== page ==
Something that often features heavily in his work has been the elegy – celebrating life – and how these experiences of joy come from places of intense conflict and hardship. “There’s a pressure on writers who are immigrants to a place to represent a monolithic experience, often in the popular imagination these experiences are skewed towards negativity. The difficulties of assimilation, the difficulty of the crossing, the legal wrangling.” While Chingonyi acknowledges that these narratives are valid, Kumukanda explores the stamina of hardship and the creativity and joy which comes out of these experiences; “Creativity, humour: these are the technologies of survival.”

Another unique facet about Chingonyi’s work is his ability to capture those moments that exist outside the text, sounds which cannot be described or musical notations which cannot be scored.

“Why the colour of James Brown’s Scream?” A silence passes that could easily have been filled by Soul Brother No. 1’s iconic outburst. “It captures that extra textual moment, it’s a riff, an adlib; someone could not accurately re-create that sound. [It is] a gesture to what is outside language.” When asked if this can elicit a physical response in the reader, Chingonyi answers, “There is a ceremonial quality to poetry, it is incantatory.” He gathers himself, “Anything which pushes the listener to suspend their disbelief and create worlds in their mind is trafficking in magic, it is the connecting medium between various art forms, it is the means by which we can create and inspire.”

Space and time is collapsed in poetry

We take it back to the beginning. When discussing his early career, Chingonyi explains what it was about poetry that drew him in and inspired him to experiment with its form and music. “Space and time is collapsed in poetry, there’s an urgency. Other mediums refer to an event, the poem is an event.”

It was a deep admiration of the narrative element of poetry which pushed him to explore it as a career alongside his childhood passion for music. Chingonyi explains that ultimately poetry can be seen in terms of literary sampling, perhaps best summed up by an Oddisee quote cited in Kumukanda:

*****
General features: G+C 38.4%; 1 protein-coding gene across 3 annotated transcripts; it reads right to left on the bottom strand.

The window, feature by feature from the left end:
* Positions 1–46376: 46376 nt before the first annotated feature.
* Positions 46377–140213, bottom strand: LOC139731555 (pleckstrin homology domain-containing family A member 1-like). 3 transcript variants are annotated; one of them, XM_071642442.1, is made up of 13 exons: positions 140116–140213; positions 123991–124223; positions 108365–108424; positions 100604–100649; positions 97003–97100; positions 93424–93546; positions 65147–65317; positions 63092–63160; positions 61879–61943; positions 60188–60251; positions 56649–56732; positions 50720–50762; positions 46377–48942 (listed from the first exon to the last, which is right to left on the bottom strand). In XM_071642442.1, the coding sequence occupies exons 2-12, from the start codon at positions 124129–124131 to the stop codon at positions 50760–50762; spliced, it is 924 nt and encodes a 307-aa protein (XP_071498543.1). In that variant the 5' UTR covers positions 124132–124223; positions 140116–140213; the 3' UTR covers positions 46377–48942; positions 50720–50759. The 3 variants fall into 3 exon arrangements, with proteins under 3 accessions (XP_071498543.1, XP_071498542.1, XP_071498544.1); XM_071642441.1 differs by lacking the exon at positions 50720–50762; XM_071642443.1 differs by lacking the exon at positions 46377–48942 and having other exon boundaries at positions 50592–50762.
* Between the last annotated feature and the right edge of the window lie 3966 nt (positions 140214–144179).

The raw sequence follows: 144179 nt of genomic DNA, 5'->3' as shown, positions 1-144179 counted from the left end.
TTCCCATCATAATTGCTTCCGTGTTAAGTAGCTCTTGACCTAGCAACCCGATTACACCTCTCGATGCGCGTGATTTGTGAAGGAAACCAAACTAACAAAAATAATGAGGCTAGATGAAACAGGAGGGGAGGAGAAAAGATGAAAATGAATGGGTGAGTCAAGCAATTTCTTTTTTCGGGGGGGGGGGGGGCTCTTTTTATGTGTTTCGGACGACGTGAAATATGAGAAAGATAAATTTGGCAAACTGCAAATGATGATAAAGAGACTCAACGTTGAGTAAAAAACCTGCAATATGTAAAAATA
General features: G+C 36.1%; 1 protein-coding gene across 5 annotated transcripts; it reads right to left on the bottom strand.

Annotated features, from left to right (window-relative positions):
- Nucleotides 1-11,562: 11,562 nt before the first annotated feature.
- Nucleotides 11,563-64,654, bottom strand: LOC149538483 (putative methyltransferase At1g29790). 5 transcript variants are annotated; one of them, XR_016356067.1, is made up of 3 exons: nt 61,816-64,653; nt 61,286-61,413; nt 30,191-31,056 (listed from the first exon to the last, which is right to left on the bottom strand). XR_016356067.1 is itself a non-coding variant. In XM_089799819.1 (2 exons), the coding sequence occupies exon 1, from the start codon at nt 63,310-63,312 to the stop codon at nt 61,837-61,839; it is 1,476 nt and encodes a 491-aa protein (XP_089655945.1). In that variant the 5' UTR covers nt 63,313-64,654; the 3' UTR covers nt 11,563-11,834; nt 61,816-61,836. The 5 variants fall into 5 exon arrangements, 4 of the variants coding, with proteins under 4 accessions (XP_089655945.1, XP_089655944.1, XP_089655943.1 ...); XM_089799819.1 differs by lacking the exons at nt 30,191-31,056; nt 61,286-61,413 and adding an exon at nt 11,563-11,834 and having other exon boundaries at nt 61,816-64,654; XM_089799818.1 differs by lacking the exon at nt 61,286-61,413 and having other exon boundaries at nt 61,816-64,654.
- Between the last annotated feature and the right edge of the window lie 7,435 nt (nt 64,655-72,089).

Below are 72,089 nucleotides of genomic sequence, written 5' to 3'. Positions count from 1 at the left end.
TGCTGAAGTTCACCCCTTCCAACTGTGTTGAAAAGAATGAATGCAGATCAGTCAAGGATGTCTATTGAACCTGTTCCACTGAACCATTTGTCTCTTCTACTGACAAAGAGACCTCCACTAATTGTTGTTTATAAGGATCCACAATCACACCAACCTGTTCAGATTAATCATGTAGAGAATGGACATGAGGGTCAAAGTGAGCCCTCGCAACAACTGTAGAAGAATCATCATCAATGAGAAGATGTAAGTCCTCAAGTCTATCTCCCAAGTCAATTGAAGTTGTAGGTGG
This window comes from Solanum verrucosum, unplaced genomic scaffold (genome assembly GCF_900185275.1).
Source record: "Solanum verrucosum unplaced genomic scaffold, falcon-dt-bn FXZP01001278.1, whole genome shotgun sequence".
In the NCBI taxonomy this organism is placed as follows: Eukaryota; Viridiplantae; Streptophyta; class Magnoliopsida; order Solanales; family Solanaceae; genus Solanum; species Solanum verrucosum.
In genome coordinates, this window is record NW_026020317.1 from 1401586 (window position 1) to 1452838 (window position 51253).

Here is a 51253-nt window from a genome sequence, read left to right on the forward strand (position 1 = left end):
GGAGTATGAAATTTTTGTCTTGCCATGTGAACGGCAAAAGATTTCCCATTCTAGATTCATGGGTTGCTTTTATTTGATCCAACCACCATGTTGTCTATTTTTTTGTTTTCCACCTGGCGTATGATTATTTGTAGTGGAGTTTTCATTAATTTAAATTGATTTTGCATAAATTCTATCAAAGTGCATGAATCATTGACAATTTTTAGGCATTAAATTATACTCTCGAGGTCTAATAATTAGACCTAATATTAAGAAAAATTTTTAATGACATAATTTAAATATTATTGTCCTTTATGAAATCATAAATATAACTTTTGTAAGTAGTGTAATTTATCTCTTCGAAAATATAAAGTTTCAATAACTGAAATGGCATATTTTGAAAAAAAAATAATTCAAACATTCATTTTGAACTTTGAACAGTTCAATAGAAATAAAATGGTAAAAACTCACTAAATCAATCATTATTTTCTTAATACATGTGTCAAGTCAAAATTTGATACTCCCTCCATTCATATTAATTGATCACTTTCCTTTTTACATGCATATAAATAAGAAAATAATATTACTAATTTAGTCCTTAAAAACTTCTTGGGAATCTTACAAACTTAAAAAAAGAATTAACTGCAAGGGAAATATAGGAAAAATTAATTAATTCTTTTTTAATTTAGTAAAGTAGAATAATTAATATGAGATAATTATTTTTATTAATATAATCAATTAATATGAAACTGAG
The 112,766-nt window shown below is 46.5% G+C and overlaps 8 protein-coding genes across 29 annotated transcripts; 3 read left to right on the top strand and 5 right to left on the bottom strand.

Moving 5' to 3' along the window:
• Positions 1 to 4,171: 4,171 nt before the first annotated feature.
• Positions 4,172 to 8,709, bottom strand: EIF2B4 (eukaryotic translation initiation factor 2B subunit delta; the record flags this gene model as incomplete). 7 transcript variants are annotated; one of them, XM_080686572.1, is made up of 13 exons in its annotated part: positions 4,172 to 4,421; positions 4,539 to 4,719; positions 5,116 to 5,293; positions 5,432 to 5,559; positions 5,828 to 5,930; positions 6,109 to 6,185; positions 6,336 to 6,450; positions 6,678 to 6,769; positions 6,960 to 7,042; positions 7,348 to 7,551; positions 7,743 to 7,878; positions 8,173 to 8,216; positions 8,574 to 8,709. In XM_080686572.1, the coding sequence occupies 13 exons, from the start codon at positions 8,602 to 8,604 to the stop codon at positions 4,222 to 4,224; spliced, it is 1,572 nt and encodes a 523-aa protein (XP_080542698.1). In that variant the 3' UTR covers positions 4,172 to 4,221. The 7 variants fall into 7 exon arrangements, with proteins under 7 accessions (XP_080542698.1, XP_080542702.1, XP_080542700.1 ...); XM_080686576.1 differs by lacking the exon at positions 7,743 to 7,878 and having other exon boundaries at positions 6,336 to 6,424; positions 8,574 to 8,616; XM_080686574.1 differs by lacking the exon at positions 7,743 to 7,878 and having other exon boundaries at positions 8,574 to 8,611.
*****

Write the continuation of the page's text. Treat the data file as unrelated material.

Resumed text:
“When you sample you’re not only picking up that sound, you’re picking up the room it was recorded in.”

“My writing is a celebration of reading, the weirder the two elements are in relation to each other the more unique the thing that’s created. If I’m listening to the Smiths, DJ Shadow and free jazz, then something different is created.” Poetry is not solely about the text, it is about, “the atmosphere that you conjure in your poems” which can be heavily influenced by what you reference.

“What I aspire to be is to be half as good as the people whose work I like.” There’s more than humility in that sentence. There is a drive and fascination to keep evolving as a writer which comes with complete devotion and appreciation of the craft. His most important piece of advice for young writers is to “remember what you found joyful” in the act of creating; to give your ideas the time and space to develop, because the career side of things is often smoke and mirrors. The industry is often more focused on product than process and marketing is valued more than artistic development – something that a number of prominent poets have vocalized recently.

The means by which we can create and inspire

His message to writers is to have a rationale when it comes to your career. Always question yourself. Be specific and intentional.

Images via Kayo Chingonyi